We were among the crowds that headed to the mall on a Sunday afternoon in early December. We were there to shop, but we were also there to get a taste – at Latin Taste.

Latin Taste is one of seven options – the others are Chick Fil-A, China Max, Lola’s Ice, Ray’s #1 Pizza, Subway and Taco Casa – in the Berkshire Mall’s food court. It’s also the newest, having opened a little more than a year ago in November 2018 (Lola’s Ice having opened the month prior).

Latin Taste features warming tables for most of its foods

The stand features warming tables with most of the dishes ready-made for eating in or taking home. And before you scoff at the idea of someone going to the mall for take-out, consider that the Grub Hub delivery driver picked up a large order while we were there.

We looked at everything on display, but in the end both Julie and I went with our favorites: pollo al horno (baked chicken) for her, and pernil (Spanish pulled pork) for me.

Overhead view of paper plate with pulled pork and yellow rice from Latin Taste

This was a very good version of my favorite Latin American dish. The flavors from the seasoning and marinade were very strong and the fatty parts were melt-in-you-mouth.

A close-up picture of pulled pork and yellow rice from Latin Taste

One thing I have always found with pernil is that it is richer than an American barbecue pulled pork. This was no exception. As much as I enjoyed it, I had to leave a little on my plate because it was just too much for me.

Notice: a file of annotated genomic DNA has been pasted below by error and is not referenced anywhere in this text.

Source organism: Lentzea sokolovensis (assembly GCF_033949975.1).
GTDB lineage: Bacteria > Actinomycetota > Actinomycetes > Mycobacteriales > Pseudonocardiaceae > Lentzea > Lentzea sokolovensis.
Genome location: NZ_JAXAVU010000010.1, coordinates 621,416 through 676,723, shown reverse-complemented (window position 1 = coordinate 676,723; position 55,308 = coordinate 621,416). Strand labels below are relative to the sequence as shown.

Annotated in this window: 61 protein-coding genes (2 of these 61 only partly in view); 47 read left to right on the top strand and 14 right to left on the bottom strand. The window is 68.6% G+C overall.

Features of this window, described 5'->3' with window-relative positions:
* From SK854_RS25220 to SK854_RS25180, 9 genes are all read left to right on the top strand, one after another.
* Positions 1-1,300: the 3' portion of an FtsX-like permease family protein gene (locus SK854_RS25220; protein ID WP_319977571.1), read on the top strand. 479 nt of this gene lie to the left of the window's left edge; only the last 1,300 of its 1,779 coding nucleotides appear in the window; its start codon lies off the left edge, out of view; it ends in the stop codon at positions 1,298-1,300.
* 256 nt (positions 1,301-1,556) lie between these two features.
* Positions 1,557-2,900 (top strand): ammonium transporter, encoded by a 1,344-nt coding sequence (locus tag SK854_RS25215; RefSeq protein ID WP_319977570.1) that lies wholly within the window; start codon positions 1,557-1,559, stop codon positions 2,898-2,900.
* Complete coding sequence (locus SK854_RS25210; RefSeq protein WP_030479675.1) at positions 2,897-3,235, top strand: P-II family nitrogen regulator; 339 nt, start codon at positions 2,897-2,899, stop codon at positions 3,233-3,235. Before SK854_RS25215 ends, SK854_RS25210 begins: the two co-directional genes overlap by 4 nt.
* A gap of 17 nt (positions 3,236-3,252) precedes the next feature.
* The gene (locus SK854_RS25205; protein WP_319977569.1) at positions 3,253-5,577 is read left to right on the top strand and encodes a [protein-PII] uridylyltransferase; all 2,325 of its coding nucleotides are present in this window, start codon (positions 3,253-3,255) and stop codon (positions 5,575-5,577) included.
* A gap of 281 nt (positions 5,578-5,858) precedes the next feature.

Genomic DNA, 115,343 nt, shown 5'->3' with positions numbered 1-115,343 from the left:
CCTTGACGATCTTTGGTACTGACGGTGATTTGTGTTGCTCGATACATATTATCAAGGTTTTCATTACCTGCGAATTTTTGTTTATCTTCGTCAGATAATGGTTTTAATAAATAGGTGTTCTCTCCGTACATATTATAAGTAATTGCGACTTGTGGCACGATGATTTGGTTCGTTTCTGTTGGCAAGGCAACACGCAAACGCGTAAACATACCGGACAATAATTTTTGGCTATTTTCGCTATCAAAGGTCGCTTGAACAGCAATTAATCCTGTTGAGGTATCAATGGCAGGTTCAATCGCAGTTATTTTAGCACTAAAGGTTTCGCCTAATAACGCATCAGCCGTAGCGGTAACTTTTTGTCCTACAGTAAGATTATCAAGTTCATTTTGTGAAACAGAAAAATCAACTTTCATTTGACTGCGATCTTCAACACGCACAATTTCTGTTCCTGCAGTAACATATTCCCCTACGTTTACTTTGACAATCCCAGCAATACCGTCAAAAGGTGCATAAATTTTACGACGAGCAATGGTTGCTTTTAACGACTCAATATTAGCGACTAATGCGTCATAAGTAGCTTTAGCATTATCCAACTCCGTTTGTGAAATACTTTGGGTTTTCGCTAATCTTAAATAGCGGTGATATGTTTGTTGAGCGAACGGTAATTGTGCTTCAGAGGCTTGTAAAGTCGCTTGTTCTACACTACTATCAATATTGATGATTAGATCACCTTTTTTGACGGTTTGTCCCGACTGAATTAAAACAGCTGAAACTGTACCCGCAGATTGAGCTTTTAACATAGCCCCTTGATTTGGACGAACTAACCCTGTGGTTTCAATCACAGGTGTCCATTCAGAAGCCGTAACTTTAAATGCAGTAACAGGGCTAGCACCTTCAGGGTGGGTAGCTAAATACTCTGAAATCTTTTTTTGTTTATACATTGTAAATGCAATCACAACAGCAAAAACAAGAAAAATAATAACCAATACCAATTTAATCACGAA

Same with the rice. There was no skimping on the portions as half the plate was covered in the yellow rice. I liked it, just as I like almost all Spanish rice. It was just a lot.

A close-up of baked chicken with macaroni salad and yellow rice in the background, from Latin Taste

Julie’s baked chicken, like my pernil, was very well seasoned, with the flavors soaking through the skin into the meat. I’m not normally a fan of baked chicken, but I found this to be flavorful and anything but dry – always my biggest concern.

In addition to rice, Julie had a side of macaroni salad, which actually was a macaroni and tuna salad. It was creamy and very good. The tuna was just a little unexpected. (Even Jakob, our two-year-old, didn’t mind the tuna as he ate almost all of the salad that Julie shared with him).

A bowl of fried plantains from Latin Taste